When structuring a CPPI product, a floor is set below which the portfolio value is not allowed to fall, and the cushion (the portfolio value minus the floor) determines how much money is invested in equities to generate returns. The exposure to stocks varies as the portfolio value changes, so if the stock market falls, cash is pulled out of equities and a greater proportion is invested in fixed income to ensure the redemption amount is in line with that promised to the investor. If the portfolio value hits the floor - the minimum level required to provide the guarantee - the investor would effectively be left holding a zero-coupon bond for the remainder of the product's life.
Many investors had opted for these products as they appeared cheaper than those investments with embedded downside puts, explains Salter. "Protected loans are very expensive at the moment because the price of puts has increased so drastically, so if the interest rate on a CPPI product is much lower, investors often prefer that product to get exposure to the share market," she says. "They forget the fact that, if the stock market drops and later rebounds, an investor who is long the stock with a put option will benefit from that rebound, while a CPPI investor is left with only the minimum guaranteed cash."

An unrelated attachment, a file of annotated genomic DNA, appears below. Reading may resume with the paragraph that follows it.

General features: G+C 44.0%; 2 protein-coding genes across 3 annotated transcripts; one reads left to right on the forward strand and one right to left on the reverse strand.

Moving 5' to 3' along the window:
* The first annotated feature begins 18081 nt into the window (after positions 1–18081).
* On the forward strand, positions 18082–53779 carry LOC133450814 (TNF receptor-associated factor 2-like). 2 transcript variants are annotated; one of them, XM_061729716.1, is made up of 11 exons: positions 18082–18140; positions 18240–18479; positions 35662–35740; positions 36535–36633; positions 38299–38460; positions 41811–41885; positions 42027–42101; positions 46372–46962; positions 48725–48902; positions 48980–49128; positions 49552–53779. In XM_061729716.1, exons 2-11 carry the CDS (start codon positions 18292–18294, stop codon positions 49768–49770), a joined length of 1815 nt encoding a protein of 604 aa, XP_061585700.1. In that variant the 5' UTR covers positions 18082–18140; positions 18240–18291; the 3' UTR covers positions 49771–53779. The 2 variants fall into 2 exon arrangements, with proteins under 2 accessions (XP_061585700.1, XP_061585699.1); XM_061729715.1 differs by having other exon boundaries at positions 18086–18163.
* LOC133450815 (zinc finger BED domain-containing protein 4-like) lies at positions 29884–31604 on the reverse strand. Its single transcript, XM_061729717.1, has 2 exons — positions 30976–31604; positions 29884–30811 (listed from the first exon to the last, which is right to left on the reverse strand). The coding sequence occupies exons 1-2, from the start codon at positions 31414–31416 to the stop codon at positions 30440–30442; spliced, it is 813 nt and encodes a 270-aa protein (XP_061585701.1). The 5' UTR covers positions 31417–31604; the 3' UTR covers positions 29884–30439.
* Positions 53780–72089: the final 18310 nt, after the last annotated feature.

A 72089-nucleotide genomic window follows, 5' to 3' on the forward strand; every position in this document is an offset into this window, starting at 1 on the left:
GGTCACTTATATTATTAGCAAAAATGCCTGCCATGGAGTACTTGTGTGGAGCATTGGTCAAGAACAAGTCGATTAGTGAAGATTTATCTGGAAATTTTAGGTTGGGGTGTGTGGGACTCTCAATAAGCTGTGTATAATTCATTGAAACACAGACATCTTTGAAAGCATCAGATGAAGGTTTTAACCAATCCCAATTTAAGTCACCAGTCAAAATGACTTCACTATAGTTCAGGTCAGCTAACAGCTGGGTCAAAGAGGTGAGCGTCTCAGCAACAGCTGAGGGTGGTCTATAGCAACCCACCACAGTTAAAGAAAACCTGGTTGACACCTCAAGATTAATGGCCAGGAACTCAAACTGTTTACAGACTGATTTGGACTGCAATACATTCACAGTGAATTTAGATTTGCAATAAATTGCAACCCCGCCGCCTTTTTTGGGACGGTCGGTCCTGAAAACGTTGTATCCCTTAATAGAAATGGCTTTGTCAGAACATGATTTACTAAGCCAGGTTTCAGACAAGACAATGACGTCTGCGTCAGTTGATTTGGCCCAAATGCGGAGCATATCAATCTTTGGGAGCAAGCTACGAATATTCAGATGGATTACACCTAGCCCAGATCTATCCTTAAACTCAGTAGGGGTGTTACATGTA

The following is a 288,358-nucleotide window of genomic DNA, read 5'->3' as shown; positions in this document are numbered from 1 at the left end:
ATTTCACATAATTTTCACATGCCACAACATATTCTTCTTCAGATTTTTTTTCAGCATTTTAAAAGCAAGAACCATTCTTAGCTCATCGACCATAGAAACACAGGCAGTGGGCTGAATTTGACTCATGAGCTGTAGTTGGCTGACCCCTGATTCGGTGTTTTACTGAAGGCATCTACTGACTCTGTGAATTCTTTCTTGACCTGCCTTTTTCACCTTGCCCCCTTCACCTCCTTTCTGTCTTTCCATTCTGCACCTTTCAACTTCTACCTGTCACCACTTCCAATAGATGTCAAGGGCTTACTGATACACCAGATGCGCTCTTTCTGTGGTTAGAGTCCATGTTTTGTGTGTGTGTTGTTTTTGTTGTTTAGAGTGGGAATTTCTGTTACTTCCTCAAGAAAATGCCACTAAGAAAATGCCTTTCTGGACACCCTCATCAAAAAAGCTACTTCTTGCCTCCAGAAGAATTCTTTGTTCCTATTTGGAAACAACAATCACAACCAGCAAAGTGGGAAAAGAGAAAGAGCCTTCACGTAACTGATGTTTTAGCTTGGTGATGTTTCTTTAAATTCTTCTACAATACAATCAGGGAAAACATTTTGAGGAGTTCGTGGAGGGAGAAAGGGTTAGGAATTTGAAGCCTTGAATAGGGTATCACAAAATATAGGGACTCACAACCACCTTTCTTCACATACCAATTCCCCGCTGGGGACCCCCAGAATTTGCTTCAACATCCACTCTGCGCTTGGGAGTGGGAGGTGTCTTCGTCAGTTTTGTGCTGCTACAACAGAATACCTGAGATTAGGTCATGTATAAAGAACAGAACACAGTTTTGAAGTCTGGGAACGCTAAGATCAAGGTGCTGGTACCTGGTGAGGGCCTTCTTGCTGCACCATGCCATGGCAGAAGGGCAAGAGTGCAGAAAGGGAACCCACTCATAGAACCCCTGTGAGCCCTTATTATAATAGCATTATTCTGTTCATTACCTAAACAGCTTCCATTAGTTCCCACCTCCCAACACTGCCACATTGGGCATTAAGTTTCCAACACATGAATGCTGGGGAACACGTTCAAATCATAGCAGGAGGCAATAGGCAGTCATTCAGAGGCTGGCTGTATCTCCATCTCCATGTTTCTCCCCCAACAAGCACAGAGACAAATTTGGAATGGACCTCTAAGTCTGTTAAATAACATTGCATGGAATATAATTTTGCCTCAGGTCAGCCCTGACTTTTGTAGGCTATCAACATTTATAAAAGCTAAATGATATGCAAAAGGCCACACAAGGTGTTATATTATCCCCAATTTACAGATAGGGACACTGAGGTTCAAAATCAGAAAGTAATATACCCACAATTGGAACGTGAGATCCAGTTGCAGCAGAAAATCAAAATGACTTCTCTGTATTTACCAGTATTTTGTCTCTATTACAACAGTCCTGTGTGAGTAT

Of course, it isn't just those who invested in structured products that have been hit by the drop in the market. Many have seen the value of their equity portfolios - and their superannuation funds - sink in line with drop in the index. The share prices of Australian banks, in particular, have been hit hard; and with these stocks considered the cornerstone of any equity portfolio, the effects have been widely felt. "Australian retail banks have always been considered relatively stable investments that have traditionally offered very attractive dividend yields," says one banker. "Australians certainly haven't had to hold a collateralised debt obligation in their portfolio to feel the pain from the credit crunch."